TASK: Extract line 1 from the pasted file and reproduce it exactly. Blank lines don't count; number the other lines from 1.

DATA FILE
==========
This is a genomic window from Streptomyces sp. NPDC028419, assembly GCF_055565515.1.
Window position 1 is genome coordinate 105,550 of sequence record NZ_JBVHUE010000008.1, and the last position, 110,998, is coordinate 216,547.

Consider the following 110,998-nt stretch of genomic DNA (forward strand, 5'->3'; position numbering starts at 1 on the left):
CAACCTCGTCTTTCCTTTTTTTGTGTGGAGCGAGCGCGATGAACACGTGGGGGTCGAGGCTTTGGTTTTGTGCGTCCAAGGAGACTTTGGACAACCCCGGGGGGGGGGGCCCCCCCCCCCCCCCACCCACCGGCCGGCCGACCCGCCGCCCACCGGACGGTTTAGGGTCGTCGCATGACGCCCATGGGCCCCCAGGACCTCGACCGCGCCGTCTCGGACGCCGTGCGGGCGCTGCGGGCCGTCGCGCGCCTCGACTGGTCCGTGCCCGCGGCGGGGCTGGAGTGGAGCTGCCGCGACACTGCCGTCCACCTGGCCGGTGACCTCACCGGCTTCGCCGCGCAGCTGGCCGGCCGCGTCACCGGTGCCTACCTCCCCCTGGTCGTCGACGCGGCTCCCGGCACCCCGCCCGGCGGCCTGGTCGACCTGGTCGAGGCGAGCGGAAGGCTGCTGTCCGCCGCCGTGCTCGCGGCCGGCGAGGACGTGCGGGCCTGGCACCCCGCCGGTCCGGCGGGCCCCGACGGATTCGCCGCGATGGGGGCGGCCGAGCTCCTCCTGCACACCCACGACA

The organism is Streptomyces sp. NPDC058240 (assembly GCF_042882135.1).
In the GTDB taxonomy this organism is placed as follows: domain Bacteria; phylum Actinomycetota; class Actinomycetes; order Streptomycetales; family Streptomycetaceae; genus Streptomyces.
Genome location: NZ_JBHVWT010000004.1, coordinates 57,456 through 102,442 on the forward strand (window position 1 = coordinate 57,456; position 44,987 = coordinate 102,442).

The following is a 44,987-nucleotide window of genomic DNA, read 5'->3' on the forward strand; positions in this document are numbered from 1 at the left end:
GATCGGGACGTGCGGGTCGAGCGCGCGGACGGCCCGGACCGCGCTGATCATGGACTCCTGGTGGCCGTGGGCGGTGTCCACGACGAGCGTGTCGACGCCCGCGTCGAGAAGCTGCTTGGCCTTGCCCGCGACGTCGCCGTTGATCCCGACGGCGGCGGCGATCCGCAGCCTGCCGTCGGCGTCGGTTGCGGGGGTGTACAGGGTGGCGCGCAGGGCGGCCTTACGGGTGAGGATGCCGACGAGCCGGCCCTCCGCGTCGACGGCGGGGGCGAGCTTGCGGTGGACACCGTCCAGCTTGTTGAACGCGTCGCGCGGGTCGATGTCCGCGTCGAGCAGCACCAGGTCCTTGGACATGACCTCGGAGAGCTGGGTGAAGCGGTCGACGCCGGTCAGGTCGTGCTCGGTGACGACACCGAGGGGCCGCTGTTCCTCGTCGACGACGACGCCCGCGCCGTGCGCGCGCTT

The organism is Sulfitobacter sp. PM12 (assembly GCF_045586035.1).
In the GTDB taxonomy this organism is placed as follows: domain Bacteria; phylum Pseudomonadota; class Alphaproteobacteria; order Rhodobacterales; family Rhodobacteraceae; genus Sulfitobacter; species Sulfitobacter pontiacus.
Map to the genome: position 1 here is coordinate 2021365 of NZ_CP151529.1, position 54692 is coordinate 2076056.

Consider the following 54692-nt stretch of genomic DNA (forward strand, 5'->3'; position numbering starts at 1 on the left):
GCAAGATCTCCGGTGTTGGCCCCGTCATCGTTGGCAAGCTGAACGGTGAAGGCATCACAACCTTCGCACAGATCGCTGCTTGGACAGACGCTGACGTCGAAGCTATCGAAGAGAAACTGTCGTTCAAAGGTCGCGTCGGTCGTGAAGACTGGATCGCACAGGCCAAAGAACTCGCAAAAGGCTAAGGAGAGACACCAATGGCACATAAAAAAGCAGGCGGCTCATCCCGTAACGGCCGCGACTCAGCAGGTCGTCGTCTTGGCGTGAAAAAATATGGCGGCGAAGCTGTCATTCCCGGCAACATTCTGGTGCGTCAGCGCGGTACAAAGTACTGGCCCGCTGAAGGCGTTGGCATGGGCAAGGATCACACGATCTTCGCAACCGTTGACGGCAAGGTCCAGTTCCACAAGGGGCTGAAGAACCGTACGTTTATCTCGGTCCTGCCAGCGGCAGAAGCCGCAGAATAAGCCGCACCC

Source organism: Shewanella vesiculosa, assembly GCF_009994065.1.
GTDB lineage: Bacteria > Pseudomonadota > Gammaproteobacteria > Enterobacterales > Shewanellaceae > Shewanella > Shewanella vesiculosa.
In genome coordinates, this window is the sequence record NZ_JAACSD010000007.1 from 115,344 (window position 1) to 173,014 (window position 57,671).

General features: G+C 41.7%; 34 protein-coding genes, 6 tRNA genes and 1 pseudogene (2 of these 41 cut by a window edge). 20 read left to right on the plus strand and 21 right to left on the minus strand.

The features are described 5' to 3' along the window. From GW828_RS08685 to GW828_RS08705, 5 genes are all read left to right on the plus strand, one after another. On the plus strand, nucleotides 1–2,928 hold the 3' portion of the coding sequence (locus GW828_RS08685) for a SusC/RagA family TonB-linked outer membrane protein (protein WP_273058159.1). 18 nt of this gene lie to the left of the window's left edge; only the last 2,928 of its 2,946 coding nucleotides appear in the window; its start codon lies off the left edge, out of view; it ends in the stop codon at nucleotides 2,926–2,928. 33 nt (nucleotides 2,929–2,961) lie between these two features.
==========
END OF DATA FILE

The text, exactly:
This is a genomic window from Streptomyces sp. NPDC028419, assembly GCF_055565515.1.